HIV/AIDS and delusions of morality
I can still remember the days when the media, including the entertainment media, were all over the place talking about HIV/AIDS. Movies were being made about the pandemic, based on the lives of people (remember Dolzura Cortez?) who died of the disease.
Much of the media interest was stoked by Health Secretary Juan Flavier in the 1990s, when much of the world’s attention was called to this new menace. It was Flavier, who had by then created a media-friendly persona and thus presided over a powerful campaign to get the Filipino public not only aware of but also to act on programs to stem the spread of HIV/AIDS.
I remember him opening the doors of the San Lazaro infectious-disease wards to people living with HIV/AIDS, at a time when hospitals and health workers, who should have known better, were deathly afraid of getting infected by the virus. In one instance, a former sex worker sought testing at a nearby government hospital. When the results of the test came out (she tested positive) the nurse dealing with her gingerly held the piece of paper containing the results by one corner, and even refused to look her in the eye. As if HIV/AIDS could be transmitted by eye contact!
A number of programs were launched to address the needs of the more vulnerable sectors. Overseas workers were required to attend predeployment seminars that included a module on protection from HIV/AIDS. Even proprietors of brothels and clubs got into the picture, establishing “100 percent” condom-use policies for their workers and customers. And where before HIV/AIDS used to be treated with humor and scorn for its victims, the
media soon took the issue seriously enough to merit more respectful coverage.
No wonder everyone soon fell into complacency. At this time, the HIV/AIDS epidemic was described as “low and slow,” because compared to our neighbors, especially Thailand, the number of new HIV cases here was still low, and tracking mechanisms showed a rather sluggish spread.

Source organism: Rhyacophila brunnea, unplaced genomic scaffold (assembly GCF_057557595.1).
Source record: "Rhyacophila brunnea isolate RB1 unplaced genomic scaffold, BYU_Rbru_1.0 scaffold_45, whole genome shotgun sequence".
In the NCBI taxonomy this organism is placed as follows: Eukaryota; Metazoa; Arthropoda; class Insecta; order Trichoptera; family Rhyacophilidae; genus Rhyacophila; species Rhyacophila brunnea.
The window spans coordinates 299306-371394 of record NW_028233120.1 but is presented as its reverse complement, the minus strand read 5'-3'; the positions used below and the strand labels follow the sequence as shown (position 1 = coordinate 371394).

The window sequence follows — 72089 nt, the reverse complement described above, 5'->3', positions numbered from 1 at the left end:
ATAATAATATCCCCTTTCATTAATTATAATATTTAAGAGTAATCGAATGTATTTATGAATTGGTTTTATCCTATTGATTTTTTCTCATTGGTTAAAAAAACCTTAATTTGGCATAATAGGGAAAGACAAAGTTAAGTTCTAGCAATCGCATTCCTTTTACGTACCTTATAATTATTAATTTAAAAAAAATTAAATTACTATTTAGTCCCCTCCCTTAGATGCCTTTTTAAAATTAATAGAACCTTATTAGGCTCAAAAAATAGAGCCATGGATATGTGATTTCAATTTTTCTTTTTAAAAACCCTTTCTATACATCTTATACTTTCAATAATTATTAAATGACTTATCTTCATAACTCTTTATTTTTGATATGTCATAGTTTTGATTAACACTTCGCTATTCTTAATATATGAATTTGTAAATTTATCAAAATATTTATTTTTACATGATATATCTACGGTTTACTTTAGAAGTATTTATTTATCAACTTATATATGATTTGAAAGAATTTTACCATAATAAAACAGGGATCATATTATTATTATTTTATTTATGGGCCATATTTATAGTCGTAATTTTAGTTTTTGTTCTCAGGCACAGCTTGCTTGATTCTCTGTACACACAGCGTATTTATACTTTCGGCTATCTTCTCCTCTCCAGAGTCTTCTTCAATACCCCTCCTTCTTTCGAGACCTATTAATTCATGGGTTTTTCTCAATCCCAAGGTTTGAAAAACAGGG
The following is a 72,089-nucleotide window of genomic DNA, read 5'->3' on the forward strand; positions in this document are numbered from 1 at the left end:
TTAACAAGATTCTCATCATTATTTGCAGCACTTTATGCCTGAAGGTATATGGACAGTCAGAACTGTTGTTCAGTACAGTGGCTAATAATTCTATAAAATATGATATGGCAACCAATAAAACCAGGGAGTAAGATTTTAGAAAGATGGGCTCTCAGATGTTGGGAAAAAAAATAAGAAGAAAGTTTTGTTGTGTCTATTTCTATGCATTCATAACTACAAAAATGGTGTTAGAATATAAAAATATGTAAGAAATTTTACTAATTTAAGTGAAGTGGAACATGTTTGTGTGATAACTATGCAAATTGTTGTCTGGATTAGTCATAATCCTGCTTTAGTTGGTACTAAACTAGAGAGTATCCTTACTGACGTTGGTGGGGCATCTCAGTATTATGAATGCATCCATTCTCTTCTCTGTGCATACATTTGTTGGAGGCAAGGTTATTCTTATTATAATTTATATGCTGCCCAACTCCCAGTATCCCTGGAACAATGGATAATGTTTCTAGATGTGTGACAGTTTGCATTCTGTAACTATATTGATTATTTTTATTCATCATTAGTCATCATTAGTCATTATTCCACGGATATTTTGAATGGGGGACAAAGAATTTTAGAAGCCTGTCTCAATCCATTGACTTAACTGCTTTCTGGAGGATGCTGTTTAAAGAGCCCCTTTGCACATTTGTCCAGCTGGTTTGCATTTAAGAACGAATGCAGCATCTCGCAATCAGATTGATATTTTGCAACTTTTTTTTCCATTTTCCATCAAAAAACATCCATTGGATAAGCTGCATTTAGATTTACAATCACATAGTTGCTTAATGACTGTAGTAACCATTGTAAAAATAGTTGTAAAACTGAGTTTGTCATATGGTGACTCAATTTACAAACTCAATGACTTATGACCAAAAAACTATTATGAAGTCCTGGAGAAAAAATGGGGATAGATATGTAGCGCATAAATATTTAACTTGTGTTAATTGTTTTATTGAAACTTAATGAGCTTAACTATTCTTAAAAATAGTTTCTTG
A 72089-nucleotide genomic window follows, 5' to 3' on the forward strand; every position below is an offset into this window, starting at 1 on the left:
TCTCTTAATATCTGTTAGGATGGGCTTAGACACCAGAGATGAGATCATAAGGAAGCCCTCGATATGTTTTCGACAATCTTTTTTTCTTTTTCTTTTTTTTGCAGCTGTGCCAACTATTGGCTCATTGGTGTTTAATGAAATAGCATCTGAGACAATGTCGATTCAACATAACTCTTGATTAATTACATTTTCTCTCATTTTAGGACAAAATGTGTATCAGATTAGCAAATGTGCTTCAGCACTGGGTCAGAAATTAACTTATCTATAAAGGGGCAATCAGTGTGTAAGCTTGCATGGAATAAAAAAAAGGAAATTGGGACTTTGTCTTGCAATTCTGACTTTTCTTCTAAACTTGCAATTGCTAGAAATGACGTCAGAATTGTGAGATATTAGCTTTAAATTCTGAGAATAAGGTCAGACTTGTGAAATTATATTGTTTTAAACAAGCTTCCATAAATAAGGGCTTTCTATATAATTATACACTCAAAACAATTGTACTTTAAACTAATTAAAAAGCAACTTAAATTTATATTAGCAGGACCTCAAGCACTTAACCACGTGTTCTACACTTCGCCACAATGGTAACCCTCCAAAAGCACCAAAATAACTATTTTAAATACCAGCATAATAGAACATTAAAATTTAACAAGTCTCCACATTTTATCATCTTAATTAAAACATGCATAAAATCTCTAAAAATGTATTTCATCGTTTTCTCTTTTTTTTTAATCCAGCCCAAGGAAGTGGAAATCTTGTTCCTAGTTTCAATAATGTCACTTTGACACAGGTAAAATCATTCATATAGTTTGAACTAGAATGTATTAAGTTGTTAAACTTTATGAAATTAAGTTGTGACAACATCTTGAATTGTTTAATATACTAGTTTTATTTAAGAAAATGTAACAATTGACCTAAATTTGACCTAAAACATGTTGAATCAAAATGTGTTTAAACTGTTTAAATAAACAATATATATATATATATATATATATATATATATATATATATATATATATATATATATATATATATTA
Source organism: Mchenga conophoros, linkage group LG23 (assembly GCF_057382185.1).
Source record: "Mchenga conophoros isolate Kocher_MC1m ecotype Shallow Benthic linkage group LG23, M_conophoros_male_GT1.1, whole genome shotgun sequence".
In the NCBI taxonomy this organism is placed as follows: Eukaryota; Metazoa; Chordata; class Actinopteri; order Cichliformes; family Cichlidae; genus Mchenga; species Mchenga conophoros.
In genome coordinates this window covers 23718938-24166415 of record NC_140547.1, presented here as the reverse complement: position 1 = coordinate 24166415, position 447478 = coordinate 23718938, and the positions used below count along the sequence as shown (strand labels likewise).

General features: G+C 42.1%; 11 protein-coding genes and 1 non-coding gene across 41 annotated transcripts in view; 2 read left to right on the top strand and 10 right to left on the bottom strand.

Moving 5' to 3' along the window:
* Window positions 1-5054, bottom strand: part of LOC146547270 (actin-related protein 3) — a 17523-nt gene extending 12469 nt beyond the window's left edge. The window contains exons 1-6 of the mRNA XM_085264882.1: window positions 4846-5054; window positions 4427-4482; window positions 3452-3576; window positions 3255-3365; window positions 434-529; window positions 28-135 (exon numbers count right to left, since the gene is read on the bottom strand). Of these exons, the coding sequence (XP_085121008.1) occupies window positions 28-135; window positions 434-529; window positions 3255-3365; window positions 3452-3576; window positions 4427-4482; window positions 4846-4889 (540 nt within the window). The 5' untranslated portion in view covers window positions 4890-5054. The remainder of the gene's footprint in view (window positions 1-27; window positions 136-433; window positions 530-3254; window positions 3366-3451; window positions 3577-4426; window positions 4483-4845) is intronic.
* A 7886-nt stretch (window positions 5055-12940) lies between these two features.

But why is it that things have since drastically changed? As yesterday’s Inquirer editorial pointed out, the Philippines “is now one of seven countries burdened with an alarming increase in the rate of HIV/AIDS infections.” From “low and slow,” health authorities now say the HIV/AIDS epidemic has transformed into a “fast and furious” phenomenon.
To borrow a popular millennial term, “Anyare?” What happened?
Well, for starters the propaganda efforts, to my mind, may have been a victim of their own success. With everyone talking about HIV/AIDS and high public awareness of measures to combat it, people began to think the problem had been licked. Efforts to fight the disease slackened off.
Pair this with a consequent drying up of funds for HIV/AIDS programs, even from foreign and international bodies, and it was inevitable that efforts would weaken, if not disappear completely.
Also not helping any was a change in attitude among health officials. A health secretary after Flavier once declared in a public forum that with so many basic diseases to confront—TB, malnutrition, diarrhea, even cardiac disease—the money being spent on HIV/AIDS was a case of misplaced priorities.
Well, prioritize this. With 26 new cases reported daily, surely the Department of Health cannot afford to turn away from the need to act, and act now, act fast, act urgently, to address the HIV/AIDS crisis.
Who can forget the statement of then President (now congresswoman) Gloria Macapagal Arroyo, upon her arrival from a regional conference on health concerns, that she told the gathered leaders that the reason for the “low and slow” spread of HIV/AIDS here was that Filipinos practiced “high morality”?
So people living with HIV/AIDS are morally weak? And countries with high rates of HIV/AIDS are morally reprehensible?
See what happened to us. Our people continued to have sex, and unprotected sex at that, and worse, a slew of prohibitions on reproductive health services and education for young people have resulted in HIV/AIDS hitting younger and younger Filipinos. So much for our “high morality.”
Subscribe to INQUIRER PLUS to get access to The Philippine Daily Inquirer & other 70+ titles, share up to 5 gadgets, listen to the news, download as early as 4am & share articles on social media. Call 896 6000.